Getting updates on Windows Phone 7 so far has been a mixed bag for consumers. On the one end, they’re basically simple, universal OS patches in the form of CAB files, allowing even early prototype phones to keep upgrading, years after release.
On the other end, they’ve been just awful due to the lack of carrier support in actually rolling them out to end-users. The process is still much better than whatever Android has to offer but it still pales compared to the iPhone in many ways.
Regardless, Microsoft is well aware of the problem and during the June Summit, Corporate Vice President on the Windows Phone team briefly described the proposed method to “fix” this problem in the future. No, Microsoft is not forcing carriers to push out the updates—something that carriers would not stand for, nor does Microsoft have the clout—but rather he mentioned a system for “enthusiast” users to manually update their phones.
The program sounds a lot like the current so-called “CAB method” whereby you simply patch the OS with Microsoft’s own software. The program today though is a little “hacky” and not streamlined for normal consumers. The new program is presumably different.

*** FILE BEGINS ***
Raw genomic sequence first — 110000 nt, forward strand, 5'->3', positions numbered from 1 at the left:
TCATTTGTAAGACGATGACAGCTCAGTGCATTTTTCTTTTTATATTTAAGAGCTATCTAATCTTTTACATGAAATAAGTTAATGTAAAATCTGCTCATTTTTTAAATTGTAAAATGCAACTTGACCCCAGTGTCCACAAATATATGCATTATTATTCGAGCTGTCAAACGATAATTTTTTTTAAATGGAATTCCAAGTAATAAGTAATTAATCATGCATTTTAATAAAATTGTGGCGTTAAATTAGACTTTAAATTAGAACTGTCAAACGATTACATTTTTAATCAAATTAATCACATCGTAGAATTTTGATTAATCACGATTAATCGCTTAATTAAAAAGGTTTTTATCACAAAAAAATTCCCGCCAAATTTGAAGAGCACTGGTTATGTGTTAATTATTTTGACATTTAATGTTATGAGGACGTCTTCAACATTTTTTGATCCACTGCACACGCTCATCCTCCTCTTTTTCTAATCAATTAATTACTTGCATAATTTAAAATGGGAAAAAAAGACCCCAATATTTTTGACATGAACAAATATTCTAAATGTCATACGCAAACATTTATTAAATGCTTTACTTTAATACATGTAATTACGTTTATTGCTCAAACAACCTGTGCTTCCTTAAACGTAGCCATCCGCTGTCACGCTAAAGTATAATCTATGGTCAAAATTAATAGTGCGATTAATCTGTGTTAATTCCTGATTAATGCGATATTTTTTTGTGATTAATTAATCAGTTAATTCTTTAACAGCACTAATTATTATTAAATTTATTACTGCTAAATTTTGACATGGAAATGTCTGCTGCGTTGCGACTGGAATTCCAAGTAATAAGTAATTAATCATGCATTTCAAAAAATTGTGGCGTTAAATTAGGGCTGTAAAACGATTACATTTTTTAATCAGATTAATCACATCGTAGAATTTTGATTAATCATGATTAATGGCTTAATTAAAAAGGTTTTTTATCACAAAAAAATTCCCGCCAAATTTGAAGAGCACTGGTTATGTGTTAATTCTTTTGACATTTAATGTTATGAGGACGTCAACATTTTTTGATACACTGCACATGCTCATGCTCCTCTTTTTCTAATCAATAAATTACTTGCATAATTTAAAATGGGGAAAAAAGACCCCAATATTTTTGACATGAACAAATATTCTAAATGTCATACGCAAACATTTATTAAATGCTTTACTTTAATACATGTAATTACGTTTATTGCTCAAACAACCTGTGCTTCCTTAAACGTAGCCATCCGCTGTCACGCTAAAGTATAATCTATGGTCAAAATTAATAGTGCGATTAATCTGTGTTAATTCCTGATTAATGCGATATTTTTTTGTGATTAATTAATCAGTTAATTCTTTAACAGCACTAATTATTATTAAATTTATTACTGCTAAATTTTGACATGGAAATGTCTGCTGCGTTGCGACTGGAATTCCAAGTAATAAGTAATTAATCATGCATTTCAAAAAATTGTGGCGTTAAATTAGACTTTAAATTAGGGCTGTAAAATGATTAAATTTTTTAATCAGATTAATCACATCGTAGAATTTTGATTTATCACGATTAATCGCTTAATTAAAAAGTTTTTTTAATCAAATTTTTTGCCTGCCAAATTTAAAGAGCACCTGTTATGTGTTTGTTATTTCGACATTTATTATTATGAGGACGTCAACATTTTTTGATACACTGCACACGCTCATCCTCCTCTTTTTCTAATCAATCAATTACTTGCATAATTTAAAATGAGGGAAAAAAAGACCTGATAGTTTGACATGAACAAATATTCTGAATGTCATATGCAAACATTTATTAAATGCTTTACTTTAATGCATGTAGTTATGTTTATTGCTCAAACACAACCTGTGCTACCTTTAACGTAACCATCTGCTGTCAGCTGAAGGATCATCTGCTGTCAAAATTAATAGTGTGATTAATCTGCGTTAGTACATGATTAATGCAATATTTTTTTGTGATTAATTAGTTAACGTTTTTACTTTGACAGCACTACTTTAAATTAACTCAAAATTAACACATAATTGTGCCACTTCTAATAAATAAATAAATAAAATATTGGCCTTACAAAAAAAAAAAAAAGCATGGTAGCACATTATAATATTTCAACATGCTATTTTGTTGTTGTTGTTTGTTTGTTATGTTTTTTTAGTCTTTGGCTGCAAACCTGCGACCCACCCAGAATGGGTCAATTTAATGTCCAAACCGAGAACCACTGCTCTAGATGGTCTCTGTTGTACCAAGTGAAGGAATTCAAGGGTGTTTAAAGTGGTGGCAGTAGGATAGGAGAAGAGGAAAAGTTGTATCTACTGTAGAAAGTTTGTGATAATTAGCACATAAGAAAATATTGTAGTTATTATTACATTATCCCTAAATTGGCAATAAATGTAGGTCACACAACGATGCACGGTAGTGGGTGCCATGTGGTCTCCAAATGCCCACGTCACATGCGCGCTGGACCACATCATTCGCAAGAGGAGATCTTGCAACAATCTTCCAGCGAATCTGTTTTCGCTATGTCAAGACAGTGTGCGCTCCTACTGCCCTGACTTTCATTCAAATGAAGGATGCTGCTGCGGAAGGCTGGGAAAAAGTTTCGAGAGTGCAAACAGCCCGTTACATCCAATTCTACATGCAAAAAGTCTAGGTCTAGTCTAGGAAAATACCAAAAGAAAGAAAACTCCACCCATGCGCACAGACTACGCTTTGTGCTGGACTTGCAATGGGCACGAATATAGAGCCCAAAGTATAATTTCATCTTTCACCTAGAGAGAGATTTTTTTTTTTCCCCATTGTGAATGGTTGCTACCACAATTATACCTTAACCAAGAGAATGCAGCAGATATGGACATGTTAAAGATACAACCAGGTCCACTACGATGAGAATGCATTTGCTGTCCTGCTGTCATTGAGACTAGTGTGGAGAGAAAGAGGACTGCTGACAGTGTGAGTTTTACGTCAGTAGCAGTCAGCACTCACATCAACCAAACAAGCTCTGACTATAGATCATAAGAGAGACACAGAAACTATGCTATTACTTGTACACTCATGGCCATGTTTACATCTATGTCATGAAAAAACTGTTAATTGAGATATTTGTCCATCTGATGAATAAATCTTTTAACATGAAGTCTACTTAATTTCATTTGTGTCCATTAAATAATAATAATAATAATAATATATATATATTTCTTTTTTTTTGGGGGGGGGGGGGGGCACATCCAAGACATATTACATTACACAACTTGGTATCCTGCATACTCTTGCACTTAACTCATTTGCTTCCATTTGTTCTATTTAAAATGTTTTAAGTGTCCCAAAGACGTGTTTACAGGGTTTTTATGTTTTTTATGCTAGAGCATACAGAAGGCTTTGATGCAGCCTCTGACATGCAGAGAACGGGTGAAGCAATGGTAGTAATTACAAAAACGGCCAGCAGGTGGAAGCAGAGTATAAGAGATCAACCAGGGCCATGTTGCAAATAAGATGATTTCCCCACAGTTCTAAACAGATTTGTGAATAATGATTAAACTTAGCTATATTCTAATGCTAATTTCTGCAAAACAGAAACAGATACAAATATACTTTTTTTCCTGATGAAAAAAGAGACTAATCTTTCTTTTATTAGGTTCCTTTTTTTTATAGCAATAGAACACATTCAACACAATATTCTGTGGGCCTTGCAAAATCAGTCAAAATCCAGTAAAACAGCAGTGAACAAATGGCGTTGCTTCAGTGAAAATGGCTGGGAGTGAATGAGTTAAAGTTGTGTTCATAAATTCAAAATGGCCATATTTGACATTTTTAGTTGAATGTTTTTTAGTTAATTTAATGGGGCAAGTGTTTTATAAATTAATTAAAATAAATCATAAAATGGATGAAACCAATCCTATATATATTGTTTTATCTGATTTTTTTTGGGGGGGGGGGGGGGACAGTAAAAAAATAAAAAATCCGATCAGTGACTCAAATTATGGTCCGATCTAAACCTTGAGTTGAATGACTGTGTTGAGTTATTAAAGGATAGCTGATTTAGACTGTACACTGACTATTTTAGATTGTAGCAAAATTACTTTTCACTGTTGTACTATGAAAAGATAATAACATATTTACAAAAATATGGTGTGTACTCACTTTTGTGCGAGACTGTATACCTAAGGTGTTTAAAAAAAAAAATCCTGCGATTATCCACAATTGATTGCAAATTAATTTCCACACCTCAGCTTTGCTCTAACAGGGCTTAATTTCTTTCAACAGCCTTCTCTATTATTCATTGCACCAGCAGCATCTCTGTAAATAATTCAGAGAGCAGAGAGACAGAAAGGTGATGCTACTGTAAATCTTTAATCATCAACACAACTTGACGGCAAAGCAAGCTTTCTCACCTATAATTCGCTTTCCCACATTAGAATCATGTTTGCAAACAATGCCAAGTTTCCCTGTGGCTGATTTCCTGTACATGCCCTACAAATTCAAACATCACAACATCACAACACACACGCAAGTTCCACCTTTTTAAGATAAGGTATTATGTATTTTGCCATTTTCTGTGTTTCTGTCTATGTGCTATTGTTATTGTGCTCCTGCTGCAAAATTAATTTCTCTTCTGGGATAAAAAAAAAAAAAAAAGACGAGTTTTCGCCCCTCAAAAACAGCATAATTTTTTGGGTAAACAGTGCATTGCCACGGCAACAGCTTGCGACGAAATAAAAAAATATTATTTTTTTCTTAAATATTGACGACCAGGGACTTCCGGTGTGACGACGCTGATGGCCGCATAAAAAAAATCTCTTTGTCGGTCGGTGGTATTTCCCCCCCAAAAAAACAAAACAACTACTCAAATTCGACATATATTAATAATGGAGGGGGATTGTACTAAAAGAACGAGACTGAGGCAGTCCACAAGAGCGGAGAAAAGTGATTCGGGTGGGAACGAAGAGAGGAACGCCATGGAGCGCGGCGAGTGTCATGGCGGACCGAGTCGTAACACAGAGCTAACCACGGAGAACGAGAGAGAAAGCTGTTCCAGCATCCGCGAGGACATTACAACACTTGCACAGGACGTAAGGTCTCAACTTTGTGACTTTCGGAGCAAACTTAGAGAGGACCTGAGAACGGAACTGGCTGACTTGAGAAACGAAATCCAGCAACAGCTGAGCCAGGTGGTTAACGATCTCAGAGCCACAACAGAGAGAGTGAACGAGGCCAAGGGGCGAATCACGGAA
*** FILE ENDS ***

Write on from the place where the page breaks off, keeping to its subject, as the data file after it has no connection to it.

Now at the site Windows Phone Italy, they claim to have some inside information on the coming process. Details are scarce but here is what they've learned:
- Only Windows Phone 8.x devices will be supported
- You will use Microsoft Account to login
- Users can get updates before their carrier has released them (or plans to in some case)
- It’s a “pull” method (as opposed to 'push')
The news is unverified by outside sources and Microsoft has not officially confirmed to us the above details, but none of that should be particularly surprising, especially the part about needing Windows Phone 8. That latter requirement is because the new OS will be better suited to engage with Microsoft’s infrastructure to gain access to these updates.
In some ways, this "news" is just recapitulating what we already know, as you can verify from Terry Myerson's speech below.
Questions remain of course on who gets access, how to apply, will all phones be supported (presumably they will) and all those other pesky specifics.
Our gut tells us right now Microsoft is focused on just getting Windows Phone 8 out the door and this “enthusiast update program” will get detailed later on as it the first update nears.
Source: Windows Phone Italy